A baggy and Britpop survivor and a venerable experimental composer don’t make natural bedfellows, which is precisely what makes the union of Charlatans singer Burgess and former Arthur Russell collaborator Gordon so beguiling. A leap out of their respective comfort zones has produced something really different. Opening track Begin, a New Order-esque electro melody with rattling drum machines, sails close to pop. However, the album unfolds into avant garde, electronic and saxophone soundscapes – with nods to Bowie’s Berlin period and Eno’s Another Green World – over which Burgess’s vocals float like a gentle breeze. Tracks of My Past finds the Northwich-turned-Norwich resident hazily reminiscing about childhood summers. The piano-led Oh Men is one of the loveliest things he’s sung in years. There’s nothing for fans of the Charlatans’ trademark surging anthems, but the strangely beautiful Ocean Terminus, a seven-minute, distant echo of Eno’s Julie With …, wherein Burgess sings of the joys of being “carried away by the sea”, is a treasure.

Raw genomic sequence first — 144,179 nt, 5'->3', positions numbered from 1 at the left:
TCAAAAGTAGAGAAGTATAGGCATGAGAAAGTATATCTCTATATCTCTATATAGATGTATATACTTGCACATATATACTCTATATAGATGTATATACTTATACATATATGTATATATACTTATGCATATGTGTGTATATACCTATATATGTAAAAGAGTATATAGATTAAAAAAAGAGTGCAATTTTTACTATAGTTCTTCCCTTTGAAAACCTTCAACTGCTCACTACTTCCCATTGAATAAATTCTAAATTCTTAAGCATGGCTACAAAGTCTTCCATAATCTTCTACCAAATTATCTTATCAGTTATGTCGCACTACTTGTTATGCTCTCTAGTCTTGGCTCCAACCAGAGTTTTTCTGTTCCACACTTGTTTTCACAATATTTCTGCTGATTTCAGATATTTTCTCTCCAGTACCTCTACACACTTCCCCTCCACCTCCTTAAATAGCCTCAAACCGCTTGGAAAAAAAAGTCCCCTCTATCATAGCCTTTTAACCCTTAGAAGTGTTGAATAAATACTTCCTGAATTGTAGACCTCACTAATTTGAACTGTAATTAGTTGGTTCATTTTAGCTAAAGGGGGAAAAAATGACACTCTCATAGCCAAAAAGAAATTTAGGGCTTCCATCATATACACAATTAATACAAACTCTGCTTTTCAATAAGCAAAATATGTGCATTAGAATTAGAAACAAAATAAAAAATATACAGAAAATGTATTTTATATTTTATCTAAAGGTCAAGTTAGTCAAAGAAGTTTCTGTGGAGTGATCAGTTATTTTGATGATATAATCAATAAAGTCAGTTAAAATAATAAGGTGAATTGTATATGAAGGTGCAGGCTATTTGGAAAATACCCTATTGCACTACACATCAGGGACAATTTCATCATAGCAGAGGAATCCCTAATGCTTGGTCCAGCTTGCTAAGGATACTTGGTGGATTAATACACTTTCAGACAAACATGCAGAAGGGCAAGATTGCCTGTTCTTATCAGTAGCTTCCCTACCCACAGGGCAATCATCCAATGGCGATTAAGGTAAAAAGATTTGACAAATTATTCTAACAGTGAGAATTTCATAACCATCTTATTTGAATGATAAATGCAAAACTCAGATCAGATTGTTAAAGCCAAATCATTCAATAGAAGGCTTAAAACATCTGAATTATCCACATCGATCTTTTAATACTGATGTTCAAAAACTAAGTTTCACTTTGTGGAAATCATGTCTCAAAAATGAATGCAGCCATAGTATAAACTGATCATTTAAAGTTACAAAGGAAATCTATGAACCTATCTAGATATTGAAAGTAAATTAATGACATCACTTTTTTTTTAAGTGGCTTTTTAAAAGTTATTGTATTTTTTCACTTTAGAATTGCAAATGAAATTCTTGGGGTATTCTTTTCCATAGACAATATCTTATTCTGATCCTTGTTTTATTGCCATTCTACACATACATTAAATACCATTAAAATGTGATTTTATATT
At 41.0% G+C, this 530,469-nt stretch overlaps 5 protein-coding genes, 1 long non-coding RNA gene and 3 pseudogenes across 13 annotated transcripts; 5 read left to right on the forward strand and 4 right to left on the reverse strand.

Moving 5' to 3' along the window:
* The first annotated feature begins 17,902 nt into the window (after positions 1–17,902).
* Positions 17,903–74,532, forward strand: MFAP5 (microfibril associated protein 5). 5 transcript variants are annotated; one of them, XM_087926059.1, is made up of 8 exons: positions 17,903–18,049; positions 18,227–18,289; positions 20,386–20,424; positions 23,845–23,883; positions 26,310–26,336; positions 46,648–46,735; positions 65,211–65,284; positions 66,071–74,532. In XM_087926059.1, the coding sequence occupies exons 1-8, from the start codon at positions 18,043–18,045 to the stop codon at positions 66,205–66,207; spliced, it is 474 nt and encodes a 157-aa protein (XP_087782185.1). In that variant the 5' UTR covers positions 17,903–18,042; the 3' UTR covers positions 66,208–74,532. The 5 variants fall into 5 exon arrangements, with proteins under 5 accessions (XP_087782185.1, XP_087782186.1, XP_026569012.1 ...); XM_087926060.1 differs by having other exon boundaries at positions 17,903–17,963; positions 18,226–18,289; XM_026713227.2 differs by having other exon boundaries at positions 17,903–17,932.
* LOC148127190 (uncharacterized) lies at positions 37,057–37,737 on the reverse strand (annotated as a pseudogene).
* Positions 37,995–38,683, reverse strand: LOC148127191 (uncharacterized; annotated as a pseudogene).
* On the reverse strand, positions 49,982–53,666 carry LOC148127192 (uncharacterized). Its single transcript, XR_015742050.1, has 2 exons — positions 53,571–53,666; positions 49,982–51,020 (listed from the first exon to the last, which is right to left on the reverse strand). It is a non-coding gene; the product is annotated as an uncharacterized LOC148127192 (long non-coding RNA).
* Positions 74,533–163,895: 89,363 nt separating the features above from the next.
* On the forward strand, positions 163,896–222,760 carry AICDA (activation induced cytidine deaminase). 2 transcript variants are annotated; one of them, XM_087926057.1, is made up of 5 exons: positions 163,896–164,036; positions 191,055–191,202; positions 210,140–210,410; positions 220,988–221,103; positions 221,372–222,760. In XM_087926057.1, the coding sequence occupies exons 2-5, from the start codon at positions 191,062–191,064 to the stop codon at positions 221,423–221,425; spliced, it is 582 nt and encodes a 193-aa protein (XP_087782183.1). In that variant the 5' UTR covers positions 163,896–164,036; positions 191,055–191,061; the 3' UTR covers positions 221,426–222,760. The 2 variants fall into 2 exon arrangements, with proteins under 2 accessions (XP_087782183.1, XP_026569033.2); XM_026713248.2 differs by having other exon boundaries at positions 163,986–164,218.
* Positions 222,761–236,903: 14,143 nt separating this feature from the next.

Tim Burgess and Peter Gordon: Same Language, Different Worlds review – beguiling and beautiful
Dave Simpson is a Guardian music critic and author